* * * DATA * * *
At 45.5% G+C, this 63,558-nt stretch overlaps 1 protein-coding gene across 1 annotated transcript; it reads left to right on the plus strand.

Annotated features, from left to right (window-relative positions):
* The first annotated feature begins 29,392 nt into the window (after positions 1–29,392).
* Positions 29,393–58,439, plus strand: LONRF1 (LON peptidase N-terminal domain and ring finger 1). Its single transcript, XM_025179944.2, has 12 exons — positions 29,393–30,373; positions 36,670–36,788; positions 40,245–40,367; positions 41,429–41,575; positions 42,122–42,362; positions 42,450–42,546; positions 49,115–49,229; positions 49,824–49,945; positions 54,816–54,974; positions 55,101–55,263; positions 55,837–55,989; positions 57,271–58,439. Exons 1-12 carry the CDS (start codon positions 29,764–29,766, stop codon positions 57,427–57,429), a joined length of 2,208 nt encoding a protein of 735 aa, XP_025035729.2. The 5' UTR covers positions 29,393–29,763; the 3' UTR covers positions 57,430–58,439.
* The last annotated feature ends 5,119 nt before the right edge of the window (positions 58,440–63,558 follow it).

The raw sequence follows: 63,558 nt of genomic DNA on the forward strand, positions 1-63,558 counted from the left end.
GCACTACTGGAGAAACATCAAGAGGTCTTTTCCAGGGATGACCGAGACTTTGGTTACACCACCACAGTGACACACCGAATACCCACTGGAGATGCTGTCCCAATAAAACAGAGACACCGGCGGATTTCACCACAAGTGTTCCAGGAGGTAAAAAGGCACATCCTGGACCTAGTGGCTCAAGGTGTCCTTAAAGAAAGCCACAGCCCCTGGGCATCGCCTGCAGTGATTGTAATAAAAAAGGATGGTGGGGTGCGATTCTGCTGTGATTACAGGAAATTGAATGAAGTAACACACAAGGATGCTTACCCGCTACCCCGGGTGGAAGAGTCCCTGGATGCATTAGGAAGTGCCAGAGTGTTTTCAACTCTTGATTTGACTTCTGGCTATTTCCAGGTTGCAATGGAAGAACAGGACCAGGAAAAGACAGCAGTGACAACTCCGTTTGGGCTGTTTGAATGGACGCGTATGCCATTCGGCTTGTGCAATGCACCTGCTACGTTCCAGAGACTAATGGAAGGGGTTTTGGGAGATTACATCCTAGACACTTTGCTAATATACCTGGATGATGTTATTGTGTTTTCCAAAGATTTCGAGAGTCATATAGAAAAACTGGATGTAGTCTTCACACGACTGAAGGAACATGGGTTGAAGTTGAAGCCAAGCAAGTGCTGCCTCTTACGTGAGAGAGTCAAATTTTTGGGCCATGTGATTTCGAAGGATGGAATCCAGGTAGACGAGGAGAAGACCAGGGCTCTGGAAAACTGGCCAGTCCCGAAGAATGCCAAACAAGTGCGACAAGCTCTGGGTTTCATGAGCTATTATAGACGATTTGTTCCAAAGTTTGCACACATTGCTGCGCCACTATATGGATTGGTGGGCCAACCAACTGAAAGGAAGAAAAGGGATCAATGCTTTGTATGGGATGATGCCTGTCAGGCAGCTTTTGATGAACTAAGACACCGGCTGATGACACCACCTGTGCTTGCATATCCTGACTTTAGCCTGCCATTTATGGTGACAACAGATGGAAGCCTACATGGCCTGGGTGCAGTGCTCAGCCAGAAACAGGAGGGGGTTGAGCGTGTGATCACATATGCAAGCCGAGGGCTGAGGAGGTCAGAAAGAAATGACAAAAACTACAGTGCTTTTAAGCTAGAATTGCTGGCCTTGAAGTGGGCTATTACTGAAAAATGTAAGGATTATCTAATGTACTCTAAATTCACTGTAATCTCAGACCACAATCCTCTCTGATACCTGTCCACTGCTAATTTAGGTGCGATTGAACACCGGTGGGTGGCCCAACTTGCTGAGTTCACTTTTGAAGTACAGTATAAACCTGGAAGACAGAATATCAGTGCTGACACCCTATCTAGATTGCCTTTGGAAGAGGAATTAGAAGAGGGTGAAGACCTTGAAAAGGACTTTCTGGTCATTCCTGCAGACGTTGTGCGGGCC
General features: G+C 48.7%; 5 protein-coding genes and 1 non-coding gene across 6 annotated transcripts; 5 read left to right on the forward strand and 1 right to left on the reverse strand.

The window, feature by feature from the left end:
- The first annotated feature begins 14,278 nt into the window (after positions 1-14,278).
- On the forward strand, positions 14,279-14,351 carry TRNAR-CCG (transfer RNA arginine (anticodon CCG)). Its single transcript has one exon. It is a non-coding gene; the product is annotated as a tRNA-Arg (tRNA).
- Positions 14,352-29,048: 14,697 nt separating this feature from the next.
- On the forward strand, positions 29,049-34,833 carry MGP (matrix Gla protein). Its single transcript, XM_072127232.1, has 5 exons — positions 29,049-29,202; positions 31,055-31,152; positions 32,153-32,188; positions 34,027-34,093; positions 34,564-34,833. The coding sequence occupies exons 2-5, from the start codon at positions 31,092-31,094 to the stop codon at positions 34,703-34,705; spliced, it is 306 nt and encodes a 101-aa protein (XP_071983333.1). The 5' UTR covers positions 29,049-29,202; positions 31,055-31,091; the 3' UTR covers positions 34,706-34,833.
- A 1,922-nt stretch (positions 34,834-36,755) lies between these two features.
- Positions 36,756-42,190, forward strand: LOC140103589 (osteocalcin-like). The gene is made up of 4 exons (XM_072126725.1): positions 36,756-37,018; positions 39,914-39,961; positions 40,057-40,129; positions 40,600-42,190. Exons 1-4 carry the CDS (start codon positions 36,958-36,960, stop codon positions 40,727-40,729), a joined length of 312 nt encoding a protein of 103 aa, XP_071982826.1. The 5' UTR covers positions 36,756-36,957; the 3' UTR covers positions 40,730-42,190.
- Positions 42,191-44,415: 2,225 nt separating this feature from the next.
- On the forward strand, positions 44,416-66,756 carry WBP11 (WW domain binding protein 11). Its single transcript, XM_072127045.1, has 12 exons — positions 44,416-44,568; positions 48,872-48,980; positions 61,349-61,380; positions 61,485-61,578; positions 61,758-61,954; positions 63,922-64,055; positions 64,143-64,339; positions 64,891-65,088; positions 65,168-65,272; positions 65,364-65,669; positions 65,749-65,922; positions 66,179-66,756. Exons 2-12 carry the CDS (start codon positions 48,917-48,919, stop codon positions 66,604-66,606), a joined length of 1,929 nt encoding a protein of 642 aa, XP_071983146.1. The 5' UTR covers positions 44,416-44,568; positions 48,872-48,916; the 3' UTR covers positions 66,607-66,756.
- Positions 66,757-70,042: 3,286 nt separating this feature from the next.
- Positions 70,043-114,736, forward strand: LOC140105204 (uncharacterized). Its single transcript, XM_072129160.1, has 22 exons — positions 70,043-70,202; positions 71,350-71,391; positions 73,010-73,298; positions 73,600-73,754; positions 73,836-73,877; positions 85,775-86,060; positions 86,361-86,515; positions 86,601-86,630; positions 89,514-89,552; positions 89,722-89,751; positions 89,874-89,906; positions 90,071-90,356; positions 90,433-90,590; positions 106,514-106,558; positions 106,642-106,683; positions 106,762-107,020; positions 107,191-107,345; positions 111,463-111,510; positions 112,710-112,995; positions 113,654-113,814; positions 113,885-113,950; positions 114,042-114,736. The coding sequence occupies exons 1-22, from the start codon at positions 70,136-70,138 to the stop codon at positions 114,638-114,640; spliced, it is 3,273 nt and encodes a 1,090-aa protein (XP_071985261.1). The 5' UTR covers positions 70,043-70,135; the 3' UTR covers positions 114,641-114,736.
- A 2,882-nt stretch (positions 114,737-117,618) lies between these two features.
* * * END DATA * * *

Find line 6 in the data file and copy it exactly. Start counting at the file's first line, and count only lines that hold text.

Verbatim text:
The raw sequence follows: 63,558 nt of genomic DNA on the forward strand, positions 1-63,558 counted from the left end.